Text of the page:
Every thing I have seen and heard since I left Louisville confirma me in the belief that only Unitarianism, or something equivalent to it, under another name, can ever bring the people of this valley to God. I bless and adore the Providence which has raised up this form of Christianity to refresh and regenerate this great and growing country. The harvest truly is great and the laborers few, but the God who has caused the harvest to ripen will send forth laborers to gather it. Solitary and frowned upon as we stand here, vilified and slandered by almost every party-I bless God that he has made me a Unitarian, and a preacher of his Gospel. I know nothing this world can offer that would tempt me to relinquish it. Wo is me if I preach it not, for not to preach it would be relinquishing my chief joy on earth. Is it not so, iny brother? Shall we not bless God for having made us ministers of the NEW

Testament-the Gospel, not of terror and fear and threatening, but of confidence in human nature and good will to men.

I preached Sunday before last on the steamboat, to a most attentive audience, composed of the passengers and crew, I distributed our tracts, which are always read with interest. I had a good deal of religious conversation, with the "publicans and sinners, the blasphemers and gamblers," and found them willing to be rebuked, docile and serious. I find a soul of goodness in things evil wherever I go. And my heart leaps with joy at each new discovery of something pure, and some love of truth in the roughest shell, the most thorny husk of humanity. Confidence in them unlocks their hearts. Not by looking on them as totally depraved, but by believing there is something good in them, and speaking to them as though you thought so-this breaks down their opposition, makes them gentle and tame, so that a little child may lead them. I will write you again from Mobile.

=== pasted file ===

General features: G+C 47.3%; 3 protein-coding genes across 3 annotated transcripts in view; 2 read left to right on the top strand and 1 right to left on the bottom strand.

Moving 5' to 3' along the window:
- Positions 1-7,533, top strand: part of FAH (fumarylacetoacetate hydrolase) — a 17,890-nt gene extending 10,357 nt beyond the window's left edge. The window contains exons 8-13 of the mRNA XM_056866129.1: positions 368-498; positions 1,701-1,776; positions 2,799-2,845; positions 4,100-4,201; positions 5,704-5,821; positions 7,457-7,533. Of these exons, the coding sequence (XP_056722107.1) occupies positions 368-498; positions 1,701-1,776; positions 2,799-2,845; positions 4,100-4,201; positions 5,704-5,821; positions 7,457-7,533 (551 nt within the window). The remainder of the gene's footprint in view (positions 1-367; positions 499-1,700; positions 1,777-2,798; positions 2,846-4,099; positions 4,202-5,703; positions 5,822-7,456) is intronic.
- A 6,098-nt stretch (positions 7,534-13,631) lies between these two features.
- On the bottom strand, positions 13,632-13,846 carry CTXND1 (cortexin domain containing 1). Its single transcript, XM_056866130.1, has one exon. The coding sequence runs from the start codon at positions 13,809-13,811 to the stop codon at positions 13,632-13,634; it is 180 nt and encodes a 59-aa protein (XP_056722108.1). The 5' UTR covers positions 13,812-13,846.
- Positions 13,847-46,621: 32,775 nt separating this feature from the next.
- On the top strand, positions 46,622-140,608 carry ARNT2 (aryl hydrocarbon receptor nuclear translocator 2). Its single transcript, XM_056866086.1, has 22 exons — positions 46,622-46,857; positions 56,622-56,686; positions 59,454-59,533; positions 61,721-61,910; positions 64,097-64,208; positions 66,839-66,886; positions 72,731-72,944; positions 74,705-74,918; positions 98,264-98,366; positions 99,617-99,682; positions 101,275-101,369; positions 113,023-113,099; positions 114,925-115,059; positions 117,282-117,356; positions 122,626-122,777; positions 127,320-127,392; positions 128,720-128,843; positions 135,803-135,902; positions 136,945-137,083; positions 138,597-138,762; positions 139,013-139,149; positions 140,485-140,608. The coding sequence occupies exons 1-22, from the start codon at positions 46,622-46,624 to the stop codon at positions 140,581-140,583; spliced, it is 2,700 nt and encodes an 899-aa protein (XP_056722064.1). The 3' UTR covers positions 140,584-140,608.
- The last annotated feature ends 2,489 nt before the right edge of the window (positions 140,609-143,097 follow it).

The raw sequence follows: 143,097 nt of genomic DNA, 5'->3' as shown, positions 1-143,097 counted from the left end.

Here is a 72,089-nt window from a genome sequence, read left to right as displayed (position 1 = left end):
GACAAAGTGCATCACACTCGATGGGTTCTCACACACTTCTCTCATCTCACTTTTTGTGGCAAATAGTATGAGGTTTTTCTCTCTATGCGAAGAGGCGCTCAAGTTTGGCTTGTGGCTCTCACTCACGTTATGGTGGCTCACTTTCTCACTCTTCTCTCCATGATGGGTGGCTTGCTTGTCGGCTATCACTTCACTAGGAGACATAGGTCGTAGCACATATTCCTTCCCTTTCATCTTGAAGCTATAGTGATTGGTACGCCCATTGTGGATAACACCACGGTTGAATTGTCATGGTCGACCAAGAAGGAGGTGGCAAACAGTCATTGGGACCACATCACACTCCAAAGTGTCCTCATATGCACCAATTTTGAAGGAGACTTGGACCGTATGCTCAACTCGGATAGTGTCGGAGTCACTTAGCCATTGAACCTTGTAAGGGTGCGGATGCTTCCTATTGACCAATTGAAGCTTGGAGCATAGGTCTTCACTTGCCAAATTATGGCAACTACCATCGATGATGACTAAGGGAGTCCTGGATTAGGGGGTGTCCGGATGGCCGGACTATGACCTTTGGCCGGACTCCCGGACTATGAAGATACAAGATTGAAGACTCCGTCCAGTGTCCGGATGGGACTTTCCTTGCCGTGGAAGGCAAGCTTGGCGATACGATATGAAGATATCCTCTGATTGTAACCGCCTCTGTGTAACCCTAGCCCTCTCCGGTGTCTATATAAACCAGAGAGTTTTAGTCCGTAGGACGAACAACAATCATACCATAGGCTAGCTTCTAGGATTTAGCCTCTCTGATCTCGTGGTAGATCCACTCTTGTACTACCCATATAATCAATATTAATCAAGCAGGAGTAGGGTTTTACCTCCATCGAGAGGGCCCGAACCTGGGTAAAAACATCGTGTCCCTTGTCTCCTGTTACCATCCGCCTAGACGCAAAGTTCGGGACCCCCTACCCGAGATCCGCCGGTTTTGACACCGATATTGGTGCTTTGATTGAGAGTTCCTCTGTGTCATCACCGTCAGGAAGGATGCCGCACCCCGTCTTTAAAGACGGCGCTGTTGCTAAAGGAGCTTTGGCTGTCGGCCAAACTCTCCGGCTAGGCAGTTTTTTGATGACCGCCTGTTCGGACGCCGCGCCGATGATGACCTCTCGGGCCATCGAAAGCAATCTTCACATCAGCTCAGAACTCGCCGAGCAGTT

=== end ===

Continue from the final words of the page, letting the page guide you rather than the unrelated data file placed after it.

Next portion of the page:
Yours in Christ Jesus.

J. F. C.


In consequence of the illness of the Rev. Mr. Peabody, which has obliged him to leave this city, the Messenger will hereafter be published at Louisville, under the care of the Rev. J. F. Clarke. But, as this number has been kept back so long by circumstances connected with the office at which it is printed, the next number will not be issued till April; the volume closing in July instead of June, thereby completing the twelve numbers due for the first year.